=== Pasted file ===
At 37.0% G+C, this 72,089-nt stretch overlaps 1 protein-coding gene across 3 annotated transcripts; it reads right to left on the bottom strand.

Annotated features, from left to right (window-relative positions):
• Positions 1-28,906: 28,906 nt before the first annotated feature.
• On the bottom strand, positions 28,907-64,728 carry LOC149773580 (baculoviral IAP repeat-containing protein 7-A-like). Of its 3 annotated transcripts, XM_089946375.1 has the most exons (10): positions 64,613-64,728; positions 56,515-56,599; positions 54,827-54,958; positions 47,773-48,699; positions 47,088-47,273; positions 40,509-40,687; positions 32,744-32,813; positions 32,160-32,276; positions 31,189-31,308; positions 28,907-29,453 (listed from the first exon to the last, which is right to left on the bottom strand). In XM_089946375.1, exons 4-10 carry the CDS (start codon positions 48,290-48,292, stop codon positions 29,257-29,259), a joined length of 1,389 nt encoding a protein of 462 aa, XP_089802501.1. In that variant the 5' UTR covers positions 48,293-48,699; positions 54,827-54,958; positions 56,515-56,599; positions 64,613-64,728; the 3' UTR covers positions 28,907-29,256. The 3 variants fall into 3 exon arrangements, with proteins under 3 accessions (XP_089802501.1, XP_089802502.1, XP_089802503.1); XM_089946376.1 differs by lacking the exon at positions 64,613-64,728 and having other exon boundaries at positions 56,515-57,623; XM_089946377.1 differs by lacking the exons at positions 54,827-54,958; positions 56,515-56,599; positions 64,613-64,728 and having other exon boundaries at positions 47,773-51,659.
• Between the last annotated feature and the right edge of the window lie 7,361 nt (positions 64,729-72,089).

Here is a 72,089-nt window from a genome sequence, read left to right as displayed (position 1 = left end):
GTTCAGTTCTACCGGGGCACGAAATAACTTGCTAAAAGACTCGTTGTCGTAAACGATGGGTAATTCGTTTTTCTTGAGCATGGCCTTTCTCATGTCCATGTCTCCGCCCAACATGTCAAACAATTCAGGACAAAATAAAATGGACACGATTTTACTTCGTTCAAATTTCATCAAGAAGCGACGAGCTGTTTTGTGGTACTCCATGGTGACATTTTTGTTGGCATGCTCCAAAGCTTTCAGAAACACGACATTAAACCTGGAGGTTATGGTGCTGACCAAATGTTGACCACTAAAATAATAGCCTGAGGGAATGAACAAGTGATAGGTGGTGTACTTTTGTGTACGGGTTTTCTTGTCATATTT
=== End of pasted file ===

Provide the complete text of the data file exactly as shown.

At 37.0% G+C, this 72,089-nt stretch overlaps 1 protein-coding gene across 3 annotated transcripts; it reads right to left on the bottom strand.

Annotated features, from left to right (window-relative positions):
• Positions 1-28,906: 28,906 nt before the first annotated feature.
• On the bottom strand, positions 28,907-64,728 carry LOC149773580 (baculoviral IAP repeat-containing protein 7-A-like). Of its 3 annotated transcripts, XM_089946375.1 has the most exons (10): positions 64,613-64,728; positions 56,515-56,599; positions 54,827-54,958; positions 47,773-48,699; positions 47,088-47,273; positions 40,509-40,687; positions 32,744-32,813; positions 32,160-32,276; positions 31,189-31,308; positions 28,907-29,453 (listed from the first exon to the last, which is right to left on the bottom strand). In XM_089946375.1, exons 4-10 carry the CDS (start codon positions 48,290-48,292, stop codon positions 29,257-29,259), a joined length of 1,389 nt encoding a protein of 462 aa, XP_089802501.1. In that variant the 5' UTR covers positions 48,293-48,699; positions 54,827-54,958; positions 56,515-56,599; positions 64,613-64,728; the 3' UTR covers positions 28,907-29,256. The 3 variants fall into 3 exon arrangements, with proteins under 3 accessions (XP_089802501.1, XP_089802502.1, XP_089802503.1); XM_089946376.1 differs by lacking the exon at positions 64,613-64,728 and having other exon boundaries at positions 56,515-57,623; XM_089946377.1 differs by lacking the exons at positions 54,827-54,958; positions 56,515-56,599; positions 64,613-64,728 and having other exon boundaries at positions 47,773-51,659.
• Between the last annotated feature and the right edge of the window lie 7,361 nt (positions 64,729-72,089).

Here is a 72,089-nt window from a genome sequence, read left to right as displayed (position 1 = left end):
GTTCAGTTCTACCGGGGCACGAAATAACTTGCTAAAAGACTCGTTGTCGTAAACGATGGGTAATTCGTTTTTCTTGAGCATGGCCTTTCTCATGTCCATGTCTCCGCCCAACATGTCAAACAATTCAGGACAAAATAAAATGGACACGATTTTACTTCGTTCAAATTTCATCAAGAAGCGACGAGCTGTTTTGTGGTACTCCATGGTGACATTTTTGTTGGCATGCTCCAAAGCTTTCAGAAACACGACATTAAACCTGGAGGTTATGGTGCTGACCAAATGTTGACCACTAAAATAATAGCCTGAGGGAATGAACAAGTGATAGGTGGTGTACTTTTGTGTACGGGTTTTCTTGTCATATTT